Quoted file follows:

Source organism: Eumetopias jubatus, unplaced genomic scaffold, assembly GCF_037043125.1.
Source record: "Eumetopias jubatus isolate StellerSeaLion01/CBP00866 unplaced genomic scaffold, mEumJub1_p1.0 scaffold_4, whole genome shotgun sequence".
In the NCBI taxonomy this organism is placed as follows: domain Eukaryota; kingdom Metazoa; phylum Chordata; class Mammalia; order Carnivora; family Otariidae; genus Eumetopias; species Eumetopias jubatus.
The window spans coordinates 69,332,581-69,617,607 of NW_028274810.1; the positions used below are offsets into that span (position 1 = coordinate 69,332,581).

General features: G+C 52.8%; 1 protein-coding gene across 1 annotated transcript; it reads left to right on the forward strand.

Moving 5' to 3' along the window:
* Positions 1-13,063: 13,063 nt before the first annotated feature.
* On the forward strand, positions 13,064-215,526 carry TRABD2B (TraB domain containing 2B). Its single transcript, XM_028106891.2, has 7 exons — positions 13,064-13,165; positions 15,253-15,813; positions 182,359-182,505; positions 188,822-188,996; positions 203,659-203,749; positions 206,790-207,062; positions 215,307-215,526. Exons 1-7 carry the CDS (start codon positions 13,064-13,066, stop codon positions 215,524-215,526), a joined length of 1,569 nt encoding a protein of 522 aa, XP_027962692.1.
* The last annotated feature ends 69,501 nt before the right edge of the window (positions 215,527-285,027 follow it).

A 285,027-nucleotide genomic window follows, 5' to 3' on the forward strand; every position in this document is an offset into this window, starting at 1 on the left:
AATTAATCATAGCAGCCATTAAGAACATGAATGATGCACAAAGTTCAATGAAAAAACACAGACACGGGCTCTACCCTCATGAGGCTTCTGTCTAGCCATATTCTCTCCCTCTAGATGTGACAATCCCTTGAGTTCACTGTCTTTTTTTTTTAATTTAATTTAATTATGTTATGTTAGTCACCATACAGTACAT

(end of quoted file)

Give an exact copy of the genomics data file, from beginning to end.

Source organism: Eumetopias jubatus, unplaced genomic scaffold, assembly GCF_037043125.1.
Source record: "Eumetopias jubatus isolate StellerSeaLion01/CBP00866 unplaced genomic scaffold, mEumJub1_p1.0 scaffold_4, whole genome shotgun sequence".
In the NCBI taxonomy this organism is placed as follows: domain Eukaryota; kingdom Metazoa; phylum Chordata; class Mammalia; order Carnivora; family Otariidae; genus Eumetopias; species Eumetopias jubatus.
The window spans coordinates 69,332,581-69,617,607 of NW_028274810.1; the positions used below are offsets into that span (position 1 = coordinate 69,332,581).

General features: G+C 52.8%; 1 protein-coding gene across 1 annotated transcript; it reads left to right on the forward strand.

Moving 5' to 3' along the window:
* Positions 1-13,063: 13,063 nt before the first annotated feature.
* On the forward strand, positions 13,064-215,526 carry TRABD2B (TraB domain containing 2B). Its single transcript, XM_028106891.2, has 7 exons — positions 13,064-13,165; positions 15,253-15,813; positions 182,359-182,505; positions 188,822-188,996; positions 203,659-203,749; positions 206,790-207,062; positions 215,307-215,526. Exons 1-7 carry the CDS (start codon positions 13,064-13,066, stop codon positions 215,524-215,526), a joined length of 1,569 nt encoding a protein of 522 aa, XP_027962692.1.
* The last annotated feature ends 69,501 nt before the right edge of the window (positions 215,527-285,027 follow it).

A 285,027-nucleotide genomic window follows, 5' to 3' on the forward strand; every position in this document is an offset into this window, starting at 1 on the left:
AATTAATCATAGCAGCCATTAAGAACATGAATGATGCACAAAGTTCAATGAAAAAACACAGACACGGGCTCTACCCTCATGAGGCTTCTGTCTAGCCATATTCTCTCCCTCTAGATGTGACAATCCCTTGAGTTCACTGTCTTTTTTTTTTAATTTAATTTAATTATGTTATGTTAGTCACCATACAGTACAT